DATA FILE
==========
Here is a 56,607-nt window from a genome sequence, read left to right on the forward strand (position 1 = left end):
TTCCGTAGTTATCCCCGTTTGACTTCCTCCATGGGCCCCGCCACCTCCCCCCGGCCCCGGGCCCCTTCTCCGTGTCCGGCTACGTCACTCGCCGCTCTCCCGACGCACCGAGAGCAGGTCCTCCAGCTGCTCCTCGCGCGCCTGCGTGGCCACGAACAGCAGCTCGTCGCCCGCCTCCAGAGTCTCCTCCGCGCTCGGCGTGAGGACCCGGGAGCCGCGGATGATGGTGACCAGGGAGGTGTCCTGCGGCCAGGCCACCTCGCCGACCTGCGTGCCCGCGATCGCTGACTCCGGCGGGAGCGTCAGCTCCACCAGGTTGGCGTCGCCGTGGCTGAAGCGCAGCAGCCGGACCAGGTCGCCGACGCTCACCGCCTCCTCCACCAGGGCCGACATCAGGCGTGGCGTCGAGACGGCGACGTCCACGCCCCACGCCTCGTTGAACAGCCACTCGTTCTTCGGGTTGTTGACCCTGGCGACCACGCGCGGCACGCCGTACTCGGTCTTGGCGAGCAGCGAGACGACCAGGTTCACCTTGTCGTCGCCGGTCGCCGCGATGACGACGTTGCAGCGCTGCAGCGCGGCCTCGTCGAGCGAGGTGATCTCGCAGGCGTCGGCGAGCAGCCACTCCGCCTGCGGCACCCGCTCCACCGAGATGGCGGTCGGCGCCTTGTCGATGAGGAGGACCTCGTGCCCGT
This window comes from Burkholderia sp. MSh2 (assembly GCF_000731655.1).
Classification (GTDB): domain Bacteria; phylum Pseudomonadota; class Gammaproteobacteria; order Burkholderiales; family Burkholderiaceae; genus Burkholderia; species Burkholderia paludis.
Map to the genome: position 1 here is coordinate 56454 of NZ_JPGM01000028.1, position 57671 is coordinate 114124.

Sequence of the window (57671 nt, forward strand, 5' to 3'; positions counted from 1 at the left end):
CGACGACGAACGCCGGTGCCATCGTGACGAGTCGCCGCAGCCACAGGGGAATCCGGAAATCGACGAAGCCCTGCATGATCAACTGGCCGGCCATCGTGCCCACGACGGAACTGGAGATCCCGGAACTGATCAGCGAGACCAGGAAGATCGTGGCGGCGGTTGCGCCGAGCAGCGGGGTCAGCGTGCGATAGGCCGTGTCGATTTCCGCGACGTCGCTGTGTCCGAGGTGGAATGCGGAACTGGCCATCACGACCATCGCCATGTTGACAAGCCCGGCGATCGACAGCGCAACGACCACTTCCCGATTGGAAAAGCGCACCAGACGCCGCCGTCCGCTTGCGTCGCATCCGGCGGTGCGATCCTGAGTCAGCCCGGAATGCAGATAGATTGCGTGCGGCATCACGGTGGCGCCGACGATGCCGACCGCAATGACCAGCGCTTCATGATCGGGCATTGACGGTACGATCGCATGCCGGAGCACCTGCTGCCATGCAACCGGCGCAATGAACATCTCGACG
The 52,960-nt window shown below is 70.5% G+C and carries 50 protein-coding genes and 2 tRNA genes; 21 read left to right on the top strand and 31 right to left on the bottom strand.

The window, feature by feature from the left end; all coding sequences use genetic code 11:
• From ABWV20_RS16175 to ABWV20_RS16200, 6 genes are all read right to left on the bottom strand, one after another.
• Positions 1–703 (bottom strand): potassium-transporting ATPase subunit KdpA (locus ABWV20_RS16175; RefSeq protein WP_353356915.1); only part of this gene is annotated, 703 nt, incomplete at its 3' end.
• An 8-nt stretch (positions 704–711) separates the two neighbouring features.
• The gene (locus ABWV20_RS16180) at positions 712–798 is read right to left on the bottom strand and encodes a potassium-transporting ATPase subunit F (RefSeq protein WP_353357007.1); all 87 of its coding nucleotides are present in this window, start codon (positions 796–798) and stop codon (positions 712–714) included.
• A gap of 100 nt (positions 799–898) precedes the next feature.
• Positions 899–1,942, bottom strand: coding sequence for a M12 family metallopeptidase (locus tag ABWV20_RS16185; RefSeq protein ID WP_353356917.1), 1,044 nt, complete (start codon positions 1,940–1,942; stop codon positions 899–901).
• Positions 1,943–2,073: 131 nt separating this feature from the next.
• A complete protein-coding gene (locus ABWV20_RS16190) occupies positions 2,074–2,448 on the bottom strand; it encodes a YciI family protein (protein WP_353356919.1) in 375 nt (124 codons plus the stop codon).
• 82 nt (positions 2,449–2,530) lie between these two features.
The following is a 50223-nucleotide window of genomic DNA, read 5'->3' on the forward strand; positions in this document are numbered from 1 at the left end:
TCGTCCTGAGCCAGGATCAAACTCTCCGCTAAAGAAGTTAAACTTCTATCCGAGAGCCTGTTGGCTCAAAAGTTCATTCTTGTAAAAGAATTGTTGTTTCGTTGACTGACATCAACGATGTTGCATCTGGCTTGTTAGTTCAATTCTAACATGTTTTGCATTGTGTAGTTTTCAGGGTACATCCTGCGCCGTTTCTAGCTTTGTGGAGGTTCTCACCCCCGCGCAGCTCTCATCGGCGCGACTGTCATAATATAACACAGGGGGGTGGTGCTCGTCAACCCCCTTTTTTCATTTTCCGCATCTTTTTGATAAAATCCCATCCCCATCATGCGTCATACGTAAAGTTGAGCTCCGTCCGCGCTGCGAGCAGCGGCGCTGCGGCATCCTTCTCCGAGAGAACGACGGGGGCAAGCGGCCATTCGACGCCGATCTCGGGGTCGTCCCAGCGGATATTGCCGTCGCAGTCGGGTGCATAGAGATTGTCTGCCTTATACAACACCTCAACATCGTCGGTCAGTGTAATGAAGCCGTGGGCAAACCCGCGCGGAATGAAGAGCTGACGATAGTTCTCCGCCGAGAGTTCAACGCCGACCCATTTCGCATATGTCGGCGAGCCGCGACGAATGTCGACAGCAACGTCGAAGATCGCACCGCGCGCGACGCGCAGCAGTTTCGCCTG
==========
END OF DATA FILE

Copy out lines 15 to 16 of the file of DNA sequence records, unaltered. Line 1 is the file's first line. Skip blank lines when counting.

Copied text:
• Positions 899–1,942, bottom strand: coding sequence for a M12 family metallopeptidase (locus tag ABWV20_RS16185; RefSeq protein ID WP_353356917.1), 1,044 nt, complete (start codon positions 1,940–1,942; stop codon positions 899–901).
• Positions 1,943–2,073: 131 nt separating this feature from the next.